Westport Schools’ Coronavirus Update

Earlier today, interim superintendent of schools David Abbey and supervisor of health services Suzanne Levasseur sent this email to all families with children in the Westport Public Schools:

In a continuing effort to update families with respect to Coronavirus (COVID-19), this letter is intended to address several questions and concerns that have been raised since our last correspondence on February 27.

Toward the objective of mitigating the spread of infection in our schools, we have been carefully monitoring new developments through close collaboration with the state Department of Public Health and the Westport Weston Health District.

In that we are in the midst of a rapidly moving set of circumstances, our approaches to preventing the spread of COVID-19 are subject to change. We will do our best to communicate any changes to our school programs or mitigation procedures in a timely fashion.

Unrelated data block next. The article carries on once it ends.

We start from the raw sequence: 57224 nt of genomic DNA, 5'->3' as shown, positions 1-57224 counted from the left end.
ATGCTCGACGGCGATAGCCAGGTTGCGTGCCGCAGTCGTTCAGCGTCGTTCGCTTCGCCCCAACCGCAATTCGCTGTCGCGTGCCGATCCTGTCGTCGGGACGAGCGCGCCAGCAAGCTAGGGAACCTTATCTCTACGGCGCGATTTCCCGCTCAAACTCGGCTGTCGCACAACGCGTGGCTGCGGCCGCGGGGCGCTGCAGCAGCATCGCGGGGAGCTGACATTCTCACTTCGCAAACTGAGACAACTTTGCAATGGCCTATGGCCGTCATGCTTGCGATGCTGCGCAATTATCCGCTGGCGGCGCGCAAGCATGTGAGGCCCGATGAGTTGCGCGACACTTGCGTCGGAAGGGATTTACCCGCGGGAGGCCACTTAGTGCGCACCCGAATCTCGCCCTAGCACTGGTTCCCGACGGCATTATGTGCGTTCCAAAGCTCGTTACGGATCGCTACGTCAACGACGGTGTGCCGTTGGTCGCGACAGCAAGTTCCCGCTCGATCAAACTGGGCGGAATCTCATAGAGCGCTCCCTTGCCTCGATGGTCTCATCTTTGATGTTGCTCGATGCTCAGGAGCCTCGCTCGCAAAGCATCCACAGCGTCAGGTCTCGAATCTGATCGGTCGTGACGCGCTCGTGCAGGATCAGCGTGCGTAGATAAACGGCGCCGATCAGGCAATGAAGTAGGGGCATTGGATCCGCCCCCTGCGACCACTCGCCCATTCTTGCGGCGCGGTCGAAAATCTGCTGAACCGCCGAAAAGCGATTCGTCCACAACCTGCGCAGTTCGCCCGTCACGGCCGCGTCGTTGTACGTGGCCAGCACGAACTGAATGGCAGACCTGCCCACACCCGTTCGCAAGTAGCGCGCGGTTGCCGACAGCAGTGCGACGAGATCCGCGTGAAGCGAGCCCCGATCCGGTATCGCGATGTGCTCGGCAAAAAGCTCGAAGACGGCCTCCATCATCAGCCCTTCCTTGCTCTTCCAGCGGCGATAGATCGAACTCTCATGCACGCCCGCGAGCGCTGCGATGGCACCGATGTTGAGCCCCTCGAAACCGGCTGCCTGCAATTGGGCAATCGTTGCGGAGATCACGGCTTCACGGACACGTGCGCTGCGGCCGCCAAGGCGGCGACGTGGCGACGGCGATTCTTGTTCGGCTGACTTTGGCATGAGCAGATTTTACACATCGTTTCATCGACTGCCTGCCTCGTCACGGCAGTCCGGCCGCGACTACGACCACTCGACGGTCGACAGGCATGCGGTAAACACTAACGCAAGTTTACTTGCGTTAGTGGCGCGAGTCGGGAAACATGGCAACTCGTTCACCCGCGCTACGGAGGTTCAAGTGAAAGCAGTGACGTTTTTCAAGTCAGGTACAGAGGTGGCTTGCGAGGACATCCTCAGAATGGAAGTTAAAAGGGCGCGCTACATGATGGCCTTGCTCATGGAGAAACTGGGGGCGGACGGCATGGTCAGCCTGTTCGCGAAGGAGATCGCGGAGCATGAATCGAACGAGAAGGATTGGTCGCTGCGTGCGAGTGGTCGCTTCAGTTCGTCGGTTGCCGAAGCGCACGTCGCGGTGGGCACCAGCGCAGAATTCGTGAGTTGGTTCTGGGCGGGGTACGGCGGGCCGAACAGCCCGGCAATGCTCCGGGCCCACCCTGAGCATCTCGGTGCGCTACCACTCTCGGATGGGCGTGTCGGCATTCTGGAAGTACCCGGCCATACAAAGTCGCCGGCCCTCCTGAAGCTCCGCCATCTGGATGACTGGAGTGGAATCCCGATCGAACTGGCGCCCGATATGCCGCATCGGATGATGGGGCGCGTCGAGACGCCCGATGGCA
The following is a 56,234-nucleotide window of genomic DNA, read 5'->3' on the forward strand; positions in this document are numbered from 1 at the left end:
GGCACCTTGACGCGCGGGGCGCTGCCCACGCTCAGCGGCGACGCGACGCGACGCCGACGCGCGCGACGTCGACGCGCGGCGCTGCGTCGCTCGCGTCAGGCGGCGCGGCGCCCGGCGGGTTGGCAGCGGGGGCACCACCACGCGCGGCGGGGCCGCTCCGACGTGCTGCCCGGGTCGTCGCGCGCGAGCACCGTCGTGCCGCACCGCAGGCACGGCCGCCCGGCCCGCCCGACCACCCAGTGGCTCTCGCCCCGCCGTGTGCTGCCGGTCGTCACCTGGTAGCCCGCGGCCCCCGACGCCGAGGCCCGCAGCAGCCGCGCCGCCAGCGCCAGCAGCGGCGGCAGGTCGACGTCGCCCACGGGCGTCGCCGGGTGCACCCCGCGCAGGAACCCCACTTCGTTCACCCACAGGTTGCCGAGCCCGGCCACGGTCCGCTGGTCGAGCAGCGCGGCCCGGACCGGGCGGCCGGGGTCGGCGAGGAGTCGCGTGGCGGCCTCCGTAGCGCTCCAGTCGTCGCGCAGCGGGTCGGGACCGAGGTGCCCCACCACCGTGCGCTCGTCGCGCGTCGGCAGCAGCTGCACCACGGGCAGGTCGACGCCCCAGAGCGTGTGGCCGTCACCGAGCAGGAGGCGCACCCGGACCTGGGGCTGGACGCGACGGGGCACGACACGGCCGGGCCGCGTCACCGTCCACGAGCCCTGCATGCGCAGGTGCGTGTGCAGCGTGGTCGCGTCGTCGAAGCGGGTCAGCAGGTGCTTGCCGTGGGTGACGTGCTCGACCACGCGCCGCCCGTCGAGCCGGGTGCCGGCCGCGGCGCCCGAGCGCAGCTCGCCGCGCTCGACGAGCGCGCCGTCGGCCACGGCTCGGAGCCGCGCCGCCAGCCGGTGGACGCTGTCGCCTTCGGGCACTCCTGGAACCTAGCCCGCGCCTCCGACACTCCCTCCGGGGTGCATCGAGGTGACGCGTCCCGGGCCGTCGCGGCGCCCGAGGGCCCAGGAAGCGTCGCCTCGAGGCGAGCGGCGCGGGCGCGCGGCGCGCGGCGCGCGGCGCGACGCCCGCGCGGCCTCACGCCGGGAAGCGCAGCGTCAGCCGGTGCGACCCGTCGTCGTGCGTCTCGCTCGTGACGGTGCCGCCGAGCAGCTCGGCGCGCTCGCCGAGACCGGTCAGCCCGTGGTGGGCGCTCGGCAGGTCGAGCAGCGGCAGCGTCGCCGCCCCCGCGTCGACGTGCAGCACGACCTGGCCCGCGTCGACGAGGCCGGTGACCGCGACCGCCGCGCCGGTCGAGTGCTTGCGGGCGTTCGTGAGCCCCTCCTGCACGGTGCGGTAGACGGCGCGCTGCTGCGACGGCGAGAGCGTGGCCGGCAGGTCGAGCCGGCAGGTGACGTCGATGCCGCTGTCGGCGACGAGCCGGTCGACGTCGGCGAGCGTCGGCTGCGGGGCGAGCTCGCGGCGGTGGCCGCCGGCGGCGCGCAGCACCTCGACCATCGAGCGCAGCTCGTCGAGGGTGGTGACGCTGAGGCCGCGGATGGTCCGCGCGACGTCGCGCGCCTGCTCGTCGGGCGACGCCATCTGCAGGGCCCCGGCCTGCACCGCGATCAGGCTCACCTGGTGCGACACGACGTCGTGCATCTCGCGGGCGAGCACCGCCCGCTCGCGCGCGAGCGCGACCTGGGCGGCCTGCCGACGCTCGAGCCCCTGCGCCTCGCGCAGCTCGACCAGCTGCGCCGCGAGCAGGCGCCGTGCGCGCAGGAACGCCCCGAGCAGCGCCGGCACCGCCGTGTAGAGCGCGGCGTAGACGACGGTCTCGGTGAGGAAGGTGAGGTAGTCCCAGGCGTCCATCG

Handwashing

As of Monday, March 11, immediately after recess, and prior to eating lunch in the cafeteria, all students in grades K-5 will wash their hands with soap and water. Logistically, this will be accomplished by teachers and paraprofessionals bringing students to restrooms situated throughout the building. At the elementary schools, school nurses have done handwashing instruction and disease prevention strategies through morning announcements or through individual classroom sessions.

At Stepping Stones, our preschool students, assisted by teachers and paraprofessionals, will wash their hands with soap and water after morning unpacking, before snack and lunch, after coming in from the playground, and after using the bathroom.

At the middle school, staff encourage students to wash their hands with soap and water, and students are reminded to do so through digital messaging throughout the building.

At the high school, students have been reminded of everyday preventive practices, including hand washing, during Connections, their advisory period.

At all district schools, signage is present in restrooms and other locations, as a reminder about the importance of hand washing.

Cleaning Agents